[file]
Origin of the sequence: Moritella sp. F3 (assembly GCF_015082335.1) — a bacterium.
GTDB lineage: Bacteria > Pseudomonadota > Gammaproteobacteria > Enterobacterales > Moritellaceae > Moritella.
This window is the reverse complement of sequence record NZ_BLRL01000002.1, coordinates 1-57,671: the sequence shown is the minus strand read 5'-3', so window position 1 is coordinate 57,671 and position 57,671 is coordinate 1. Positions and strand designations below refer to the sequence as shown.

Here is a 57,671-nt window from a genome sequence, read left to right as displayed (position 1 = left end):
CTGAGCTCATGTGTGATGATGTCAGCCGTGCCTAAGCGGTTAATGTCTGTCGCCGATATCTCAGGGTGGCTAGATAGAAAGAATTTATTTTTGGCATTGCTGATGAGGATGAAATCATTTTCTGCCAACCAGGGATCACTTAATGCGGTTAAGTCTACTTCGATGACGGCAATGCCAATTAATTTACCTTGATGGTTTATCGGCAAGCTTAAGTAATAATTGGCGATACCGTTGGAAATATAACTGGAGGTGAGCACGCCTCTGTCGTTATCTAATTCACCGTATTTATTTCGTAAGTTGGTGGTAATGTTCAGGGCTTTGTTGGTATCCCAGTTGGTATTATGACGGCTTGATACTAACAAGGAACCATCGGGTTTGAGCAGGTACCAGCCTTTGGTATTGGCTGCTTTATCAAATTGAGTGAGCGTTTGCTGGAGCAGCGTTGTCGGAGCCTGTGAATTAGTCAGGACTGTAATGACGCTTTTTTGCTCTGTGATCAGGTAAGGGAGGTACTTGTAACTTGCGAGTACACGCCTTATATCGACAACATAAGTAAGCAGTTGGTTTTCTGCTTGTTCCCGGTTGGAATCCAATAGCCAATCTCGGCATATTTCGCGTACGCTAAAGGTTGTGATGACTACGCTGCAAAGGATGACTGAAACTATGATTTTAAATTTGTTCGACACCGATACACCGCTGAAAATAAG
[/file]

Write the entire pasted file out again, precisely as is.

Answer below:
Origin of the sequence: Moritella sp. F3 (assembly GCF_015082335.1) — a bacterium.
GTDB lineage: Bacteria > Pseudomonadota > Gammaproteobacteria > Enterobacterales > Moritellaceae > Moritella.
This window is the reverse complement of sequence record NZ_BLRL01000002.1, coordinates 1-57,671: the sequence shown is the minus strand read 5'-3', so window position 1 is coordinate 57,671 and position 57,671 is coordinate 1. Positions and strand designations below refer to the sequence as shown.

Here is a 57,671-nt window from a genome sequence, read left to right as displayed (position 1 = left end):
CTGAGCTCATGTGTGATGATGTCAGCCGTGCCTAAGCGGTTAATGTCTGTCGCCGATATCTCAGGGTGGCTAGATAGAAAGAATTTATTTTTGGCATTGCTGATGAGGATGAAATCATTTTCTGCCAACCAGGGATCACTTAATGCGGTTAAGTCTACTTCGATGACGGCAATGCCAATTAATTTACCTTGATGGTTTATCGGCAAGCTTAAGTAATAATTGGCGATACCGTTGGAAATATAACTGGAGGTGAGCACGCCTCTGTCGTTATCTAATTCACCGTATTTATTTCGTAAGTTGGTGGTAATGTTCAGGGCTTTGTTGGTATCCCAGTTGGTATTATGACGGCTTGATACTAACAAGGAACCATCGGGTTTGAGCAGGTACCAGCCTTTGGTATTGGCTGCTTTATCAAATTGAGTGAGCGTTTGCTGGAGCAGCGTTGTCGGAGCCTGTGAATTAGTCAGGACTGTAATGACGCTTTTTTGCTCTGTGATCAGGTAAGGGAGGTACTTGTAACTTGCGAGTACACGCCTTATATCGACAACATAAGTAAGCAGTTGGTTTTCTGCTTGTTCCCGGTTGGAATCCAATAGCCAATCTCGGCATATTTCGCGTACGCTAAAGGTTGTGATGACTACGCTGCAAAGGATGACTGAAACTATGATTTTAAATTTGTTCGACACCGATACACCGCTGAAAATAAG